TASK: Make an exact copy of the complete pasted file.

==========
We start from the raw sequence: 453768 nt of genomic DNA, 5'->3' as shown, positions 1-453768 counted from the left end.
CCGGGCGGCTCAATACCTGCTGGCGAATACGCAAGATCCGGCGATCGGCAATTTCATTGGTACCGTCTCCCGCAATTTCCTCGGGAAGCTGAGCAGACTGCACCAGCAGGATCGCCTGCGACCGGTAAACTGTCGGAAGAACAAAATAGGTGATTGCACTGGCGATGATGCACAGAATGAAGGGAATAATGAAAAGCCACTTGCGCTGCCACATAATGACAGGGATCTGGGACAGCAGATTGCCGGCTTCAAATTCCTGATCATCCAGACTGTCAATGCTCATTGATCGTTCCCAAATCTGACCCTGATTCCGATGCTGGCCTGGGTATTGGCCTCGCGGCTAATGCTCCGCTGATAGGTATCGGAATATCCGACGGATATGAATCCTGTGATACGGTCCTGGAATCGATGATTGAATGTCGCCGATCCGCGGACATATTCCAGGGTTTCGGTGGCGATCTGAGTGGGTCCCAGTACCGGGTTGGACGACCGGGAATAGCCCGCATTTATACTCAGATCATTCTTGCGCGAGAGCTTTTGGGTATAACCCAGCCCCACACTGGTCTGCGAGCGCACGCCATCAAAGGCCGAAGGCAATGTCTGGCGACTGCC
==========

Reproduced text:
We start from the raw sequence: 453768 nt of genomic DNA, 5'->3' as shown, positions 1-453768 counted from the left end.
CCGGGCGGCTCAATACCTGCTGGCGAATACGCAAGATCCGGCGATCGGCAATTTCATTGGTACCGTCTCCCGCAATTTCCTCGGGAAGCTGAGCAGACTGCACCAGCAGGATCGCCTGCGACCGGTAAACTGTCGGAAGAACAAAATAGGTGATTGCACTGGCGATGATGCACAGAATGAAGGGAATAATGAAAAGCCACTTGCGCTGCCACATAATGACAGGGATCTGGGACAGCAGATTGCCGGCTTCAAATTCCTGATCATCCAGACTGTCAATGCTCATTGATCGTTCCCAAATCTGACCCTGATTCCGATGCTGGCCTGGGTATTGGCCTCGCGGCTAATGCTCCGCTGATAGGTATCGGAATATCCGACGGATATGAATCCTGTGATACGGTCCTGGAATCGATGATTGAATGTCGCCGATCCGCGGACATATTCCAGGGTTTCGGTGGCGATCTGAGTGGGTCCCAGTACCGGGTTGGACGACCGGGAATAGCCCGCATTTATACTCAGATCATTCTTGCGCGAGAGCTTTTGGGTATAACCCAGCCCCACACTGGTCTGCGAGCGCACGCCATCAAAGGCCGAAGGCAATGTCTGGCGACTGCC